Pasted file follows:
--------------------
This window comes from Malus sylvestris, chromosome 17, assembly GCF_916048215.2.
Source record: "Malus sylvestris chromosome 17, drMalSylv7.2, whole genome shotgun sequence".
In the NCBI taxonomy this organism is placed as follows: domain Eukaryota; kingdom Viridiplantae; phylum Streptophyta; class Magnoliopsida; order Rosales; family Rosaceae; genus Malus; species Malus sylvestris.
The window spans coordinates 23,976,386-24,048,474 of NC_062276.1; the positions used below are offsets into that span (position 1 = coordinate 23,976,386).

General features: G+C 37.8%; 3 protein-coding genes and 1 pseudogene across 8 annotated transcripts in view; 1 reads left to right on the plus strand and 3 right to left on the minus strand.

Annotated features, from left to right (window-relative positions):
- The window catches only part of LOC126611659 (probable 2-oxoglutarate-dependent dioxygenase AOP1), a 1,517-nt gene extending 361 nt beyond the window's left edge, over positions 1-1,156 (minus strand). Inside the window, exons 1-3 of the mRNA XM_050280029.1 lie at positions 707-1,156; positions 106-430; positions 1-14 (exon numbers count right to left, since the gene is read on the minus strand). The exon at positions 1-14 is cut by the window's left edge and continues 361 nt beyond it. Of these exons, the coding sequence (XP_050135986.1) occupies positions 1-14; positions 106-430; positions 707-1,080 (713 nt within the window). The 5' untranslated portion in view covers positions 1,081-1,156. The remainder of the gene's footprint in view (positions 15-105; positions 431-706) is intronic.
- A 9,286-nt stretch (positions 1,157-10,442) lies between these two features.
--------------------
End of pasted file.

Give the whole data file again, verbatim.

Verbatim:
This window comes from Malus sylvestris, chromosome 17, assembly GCF_916048215.2.
Source record: "Malus sylvestris chromosome 17, drMalSylv7.2, whole genome shotgun sequence".
In the NCBI taxonomy this organism is placed as follows: domain Eukaryota; kingdom Viridiplantae; phylum Streptophyta; class Magnoliopsida; order Rosales; family Rosaceae; genus Malus; species Malus sylvestris.
The window spans coordinates 23,976,386-24,048,474 of NC_062276.1; the positions used below are offsets into that span (position 1 = coordinate 23,976,386).

General features: G+C 37.8%; 3 protein-coding genes and 1 pseudogene across 8 annotated transcripts in view; 1 reads left to right on the plus strand and 3 right to left on the minus strand.

Annotated features, from left to right (window-relative positions):
- The window catches only part of LOC126611659 (probable 2-oxoglutarate-dependent dioxygenase AOP1), a 1,517-nt gene extending 361 nt beyond the window's left edge, over positions 1-1,156 (minus strand). Inside the window, exons 1-3 of the mRNA XM_050280029.1 lie at positions 707-1,156; positions 106-430; positions 1-14 (exon numbers count right to left, since the gene is read on the minus strand). The exon at positions 1-14 is cut by the window's left edge and continues 361 nt beyond it. Of these exons, the coding sequence (XP_050135986.1) occupies positions 1-14; positions 106-430; positions 707-1,080 (713 nt within the window). The 5' untranslated portion in view covers positions 1,081-1,156. The remainder of the gene's footprint in view (positions 15-105; positions 431-706) is intronic.
- A 9,286-nt stretch (positions 1,157-10,442) lies between these two features.